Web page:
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What Are Natural Sources of Ultraviolet Light?

Updated April 17, 2017

While there are many artificial sources of ultraviolet light, there is only one important natural source: the sun. The ultraviolet light from the sun accounts for most of that type of radiation that we experience on Earth. Both necessary and dangerous to human health, ultraviolet light from its natural source is an important concern to the world's population.

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Identification

Physicists define ultraviolet light as light whose waves fall within the range of 10 nanometres (nm) and 100 nm in wavelength. On the spectrum, this area corresponds to wavelengths shorter than visible light (whose wavelengths range between about 100 and 1000 nm). The name "ultraviolet" actually means "beyond violet."

Types

There are three main types of ultraviolet radiation from the sun. UVA radiation has wavelengths between 315 and 400 nm, UVB radiation ranges from 280 to 315 nm and UVC radiation has the shortest wavelengths of between 100 and 280 nm.

Considerations

The earth's atmosphere effectively blocks a large part of all of the ultraviolet light coming from the sun. The upper atmospheric gases ozone, water vapour, carbon dioxide and oxygen absorb almost all of the UVC and about 90 per cent of the UVB light before it can reach the earth's surface. Most UVA radiation can, however, pass through, with only about 10 per cent of light at those wavelengths stopped in the upper atmosphere.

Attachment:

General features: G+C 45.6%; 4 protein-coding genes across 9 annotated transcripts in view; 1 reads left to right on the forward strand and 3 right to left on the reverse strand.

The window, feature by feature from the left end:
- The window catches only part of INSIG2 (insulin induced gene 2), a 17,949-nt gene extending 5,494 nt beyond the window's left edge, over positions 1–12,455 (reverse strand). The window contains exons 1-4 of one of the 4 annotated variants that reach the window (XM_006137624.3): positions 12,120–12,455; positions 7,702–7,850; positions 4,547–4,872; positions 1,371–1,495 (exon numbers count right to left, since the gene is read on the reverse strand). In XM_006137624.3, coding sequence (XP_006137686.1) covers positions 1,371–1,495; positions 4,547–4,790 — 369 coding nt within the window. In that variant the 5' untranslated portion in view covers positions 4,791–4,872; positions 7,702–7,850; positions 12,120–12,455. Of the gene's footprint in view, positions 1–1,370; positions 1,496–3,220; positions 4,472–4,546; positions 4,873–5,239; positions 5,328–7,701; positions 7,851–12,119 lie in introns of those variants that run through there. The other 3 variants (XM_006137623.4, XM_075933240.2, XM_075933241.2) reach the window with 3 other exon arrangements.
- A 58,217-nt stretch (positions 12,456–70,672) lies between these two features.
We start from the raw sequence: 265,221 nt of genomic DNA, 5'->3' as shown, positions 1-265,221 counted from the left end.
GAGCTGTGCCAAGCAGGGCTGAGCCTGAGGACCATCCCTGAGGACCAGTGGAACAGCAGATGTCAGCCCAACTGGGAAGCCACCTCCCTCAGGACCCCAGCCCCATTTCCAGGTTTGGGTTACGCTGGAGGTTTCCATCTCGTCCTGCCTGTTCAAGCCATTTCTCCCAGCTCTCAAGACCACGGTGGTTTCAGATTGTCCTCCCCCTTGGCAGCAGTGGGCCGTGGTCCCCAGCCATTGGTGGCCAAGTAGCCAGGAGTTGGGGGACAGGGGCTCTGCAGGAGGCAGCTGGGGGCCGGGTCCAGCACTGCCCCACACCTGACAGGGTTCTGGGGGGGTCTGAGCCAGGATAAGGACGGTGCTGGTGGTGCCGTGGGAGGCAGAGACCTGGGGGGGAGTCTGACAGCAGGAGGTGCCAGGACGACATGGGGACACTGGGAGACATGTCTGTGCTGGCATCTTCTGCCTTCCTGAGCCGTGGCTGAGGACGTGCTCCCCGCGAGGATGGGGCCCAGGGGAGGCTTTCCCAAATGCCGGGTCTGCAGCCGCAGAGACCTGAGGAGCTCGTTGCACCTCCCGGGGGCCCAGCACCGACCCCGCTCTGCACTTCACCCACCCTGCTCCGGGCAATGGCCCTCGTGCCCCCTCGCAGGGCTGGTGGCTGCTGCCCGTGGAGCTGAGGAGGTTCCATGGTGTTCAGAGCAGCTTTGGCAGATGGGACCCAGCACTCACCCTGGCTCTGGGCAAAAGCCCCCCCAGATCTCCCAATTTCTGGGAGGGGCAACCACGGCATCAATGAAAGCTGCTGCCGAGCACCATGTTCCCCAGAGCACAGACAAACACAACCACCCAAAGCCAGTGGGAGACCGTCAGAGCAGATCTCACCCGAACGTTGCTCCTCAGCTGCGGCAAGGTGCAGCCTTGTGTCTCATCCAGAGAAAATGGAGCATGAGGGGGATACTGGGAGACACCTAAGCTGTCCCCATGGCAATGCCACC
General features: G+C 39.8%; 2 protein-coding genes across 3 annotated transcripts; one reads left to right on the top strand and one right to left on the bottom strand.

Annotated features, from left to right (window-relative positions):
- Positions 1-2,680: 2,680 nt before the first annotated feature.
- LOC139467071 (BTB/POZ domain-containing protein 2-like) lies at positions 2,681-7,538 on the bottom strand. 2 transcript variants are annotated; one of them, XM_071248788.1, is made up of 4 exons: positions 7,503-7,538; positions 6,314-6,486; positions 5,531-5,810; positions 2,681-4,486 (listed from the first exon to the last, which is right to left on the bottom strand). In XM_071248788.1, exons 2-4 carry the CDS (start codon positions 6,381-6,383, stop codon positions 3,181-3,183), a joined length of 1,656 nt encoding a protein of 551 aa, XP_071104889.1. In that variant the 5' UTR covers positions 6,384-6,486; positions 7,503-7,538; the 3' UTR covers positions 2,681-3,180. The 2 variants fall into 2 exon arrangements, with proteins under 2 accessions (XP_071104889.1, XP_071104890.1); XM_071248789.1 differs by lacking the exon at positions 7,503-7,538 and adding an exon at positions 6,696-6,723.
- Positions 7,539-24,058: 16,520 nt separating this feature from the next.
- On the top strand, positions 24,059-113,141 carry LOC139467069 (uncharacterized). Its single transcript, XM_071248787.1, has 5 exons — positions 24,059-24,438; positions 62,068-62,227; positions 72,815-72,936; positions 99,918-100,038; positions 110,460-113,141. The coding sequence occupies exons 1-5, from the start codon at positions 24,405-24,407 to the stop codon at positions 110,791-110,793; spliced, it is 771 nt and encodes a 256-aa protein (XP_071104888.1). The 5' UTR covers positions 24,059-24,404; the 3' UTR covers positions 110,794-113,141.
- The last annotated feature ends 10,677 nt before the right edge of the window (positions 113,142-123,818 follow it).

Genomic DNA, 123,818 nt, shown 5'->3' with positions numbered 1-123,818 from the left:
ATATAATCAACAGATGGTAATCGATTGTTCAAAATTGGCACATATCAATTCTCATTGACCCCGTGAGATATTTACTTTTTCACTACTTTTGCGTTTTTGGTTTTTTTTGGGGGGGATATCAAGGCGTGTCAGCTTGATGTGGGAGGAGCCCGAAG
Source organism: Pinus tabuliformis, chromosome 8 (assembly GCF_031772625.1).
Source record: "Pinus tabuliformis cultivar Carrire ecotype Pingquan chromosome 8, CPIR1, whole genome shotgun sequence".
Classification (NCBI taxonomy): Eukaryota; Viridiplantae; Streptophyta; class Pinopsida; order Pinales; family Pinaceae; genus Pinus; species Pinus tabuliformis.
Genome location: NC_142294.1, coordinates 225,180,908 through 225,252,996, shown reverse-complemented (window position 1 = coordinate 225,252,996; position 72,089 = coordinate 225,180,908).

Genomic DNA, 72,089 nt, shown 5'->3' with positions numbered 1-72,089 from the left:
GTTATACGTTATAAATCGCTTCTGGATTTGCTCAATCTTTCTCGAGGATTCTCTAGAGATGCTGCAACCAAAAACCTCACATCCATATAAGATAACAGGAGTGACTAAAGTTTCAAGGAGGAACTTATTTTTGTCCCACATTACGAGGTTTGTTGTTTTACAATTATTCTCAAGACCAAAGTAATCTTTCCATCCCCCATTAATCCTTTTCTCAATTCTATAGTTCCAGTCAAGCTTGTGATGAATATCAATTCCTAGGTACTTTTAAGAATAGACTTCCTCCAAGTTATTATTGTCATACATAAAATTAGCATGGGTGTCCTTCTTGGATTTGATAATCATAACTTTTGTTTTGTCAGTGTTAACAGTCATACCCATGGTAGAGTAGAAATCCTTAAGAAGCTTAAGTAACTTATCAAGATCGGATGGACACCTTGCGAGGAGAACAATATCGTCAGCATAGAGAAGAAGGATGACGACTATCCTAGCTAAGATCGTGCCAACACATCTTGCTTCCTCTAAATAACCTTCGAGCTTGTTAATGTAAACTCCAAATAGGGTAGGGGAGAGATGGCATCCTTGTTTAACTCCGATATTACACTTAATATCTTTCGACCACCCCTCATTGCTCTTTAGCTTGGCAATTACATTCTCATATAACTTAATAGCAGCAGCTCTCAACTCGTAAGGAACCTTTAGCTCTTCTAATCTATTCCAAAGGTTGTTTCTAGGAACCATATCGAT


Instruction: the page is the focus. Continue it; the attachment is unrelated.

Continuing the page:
Benefits

Despite its bad reputation, ultraviolet light actually does have some beneficial health properties. Ultraviolet light from the sun is necessary for the production of vitamin D, which maintains bone health by promoting calcium production. Additionally, doctors consider ultraviolet light helpful in the treatment of such diseases as rickets, jaundice, psoriasis and eczema. Artificial sources of ultraviolet light can compensate partially for a lack of sunlight (a common problem in Arctic regions), but only the natural ultraviolet light of the sun meets all health requirements over the long term.

Warnings

Overexposure to ultraviolet light can have many serious and dangerous health implications. The most well-known short-term effect of overexposure to ultraviolet light is sunburn. Long-term overexposure to the ultraviolet light of the sun has much more serious health effects. Premature ageing of the skin results from the degeneration of skin cells induced by ultraviolet radiation. Similar degenerative effects on the eyes can lead to cataracts over time. The most dangerous effect of ultraviolet radiation on the body is skin cancer, as the damage from ultraviolet light can lead to melanomas on the skin.

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About the Author

Laurel Brown has several years experience as an educator and a writer. She won the 2008 Reingold Prize for writing in the history of science. Brown has a Ph.D. and Master of Arts in the history of science and Middle Eastern studies from Columbia University, as well as a Bachelor of Arts in astrophysics from Colgate University.

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